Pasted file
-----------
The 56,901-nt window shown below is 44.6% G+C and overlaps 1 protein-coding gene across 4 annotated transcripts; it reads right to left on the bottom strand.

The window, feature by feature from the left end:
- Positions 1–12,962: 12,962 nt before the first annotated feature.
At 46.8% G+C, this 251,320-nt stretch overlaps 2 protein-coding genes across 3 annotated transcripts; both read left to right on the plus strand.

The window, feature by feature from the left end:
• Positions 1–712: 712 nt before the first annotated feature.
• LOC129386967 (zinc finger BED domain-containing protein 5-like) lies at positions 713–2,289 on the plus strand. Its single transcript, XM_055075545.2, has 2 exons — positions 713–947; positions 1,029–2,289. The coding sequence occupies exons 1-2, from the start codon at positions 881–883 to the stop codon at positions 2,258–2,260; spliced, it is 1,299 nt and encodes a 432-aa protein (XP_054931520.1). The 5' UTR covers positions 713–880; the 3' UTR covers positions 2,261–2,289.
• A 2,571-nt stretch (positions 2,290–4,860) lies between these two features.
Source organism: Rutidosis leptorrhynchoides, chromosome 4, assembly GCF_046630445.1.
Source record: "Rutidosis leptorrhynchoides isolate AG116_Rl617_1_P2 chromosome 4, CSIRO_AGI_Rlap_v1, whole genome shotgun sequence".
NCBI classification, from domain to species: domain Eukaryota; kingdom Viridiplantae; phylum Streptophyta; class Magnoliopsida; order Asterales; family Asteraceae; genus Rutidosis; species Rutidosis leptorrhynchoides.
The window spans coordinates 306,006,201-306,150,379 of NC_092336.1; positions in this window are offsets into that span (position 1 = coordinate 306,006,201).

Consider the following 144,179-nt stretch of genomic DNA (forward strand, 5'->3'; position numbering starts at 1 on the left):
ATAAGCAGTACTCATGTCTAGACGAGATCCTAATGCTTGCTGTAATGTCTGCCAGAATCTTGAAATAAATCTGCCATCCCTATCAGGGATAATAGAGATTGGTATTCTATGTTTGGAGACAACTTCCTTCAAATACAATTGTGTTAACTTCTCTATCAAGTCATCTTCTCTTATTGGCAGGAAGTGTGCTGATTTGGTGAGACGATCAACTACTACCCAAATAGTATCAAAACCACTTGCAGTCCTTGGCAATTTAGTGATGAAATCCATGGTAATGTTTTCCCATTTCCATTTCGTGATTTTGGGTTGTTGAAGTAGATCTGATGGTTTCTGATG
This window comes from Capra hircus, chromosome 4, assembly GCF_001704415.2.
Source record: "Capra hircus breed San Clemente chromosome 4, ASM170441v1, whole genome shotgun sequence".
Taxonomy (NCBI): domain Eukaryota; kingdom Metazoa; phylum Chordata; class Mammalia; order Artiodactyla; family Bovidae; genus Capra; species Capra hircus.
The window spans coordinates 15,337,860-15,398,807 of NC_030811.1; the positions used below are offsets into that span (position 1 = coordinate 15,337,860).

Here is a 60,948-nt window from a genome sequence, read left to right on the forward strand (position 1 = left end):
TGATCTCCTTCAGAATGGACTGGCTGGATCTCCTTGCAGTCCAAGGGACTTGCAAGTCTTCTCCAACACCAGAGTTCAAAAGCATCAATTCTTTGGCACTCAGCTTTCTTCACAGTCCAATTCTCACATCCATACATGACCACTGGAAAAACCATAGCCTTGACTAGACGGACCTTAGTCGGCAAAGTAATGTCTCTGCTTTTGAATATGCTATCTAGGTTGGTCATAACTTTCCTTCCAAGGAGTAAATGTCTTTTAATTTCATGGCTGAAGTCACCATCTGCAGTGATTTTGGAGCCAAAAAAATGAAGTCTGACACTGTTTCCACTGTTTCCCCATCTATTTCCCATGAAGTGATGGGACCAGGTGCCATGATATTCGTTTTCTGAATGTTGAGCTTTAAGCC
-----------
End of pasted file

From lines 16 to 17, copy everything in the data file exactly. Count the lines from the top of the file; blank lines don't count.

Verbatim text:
Source record: "Capra hircus breed San Clemente chromosome 4, ASM170441v1, whole genome shotgun sequence".
Taxonomy (NCBI): domain Eukaryota; kingdom Metazoa; phylum Chordata; class Mammalia; order Artiodactyla; family Bovidae; genus Capra; species Capra hircus.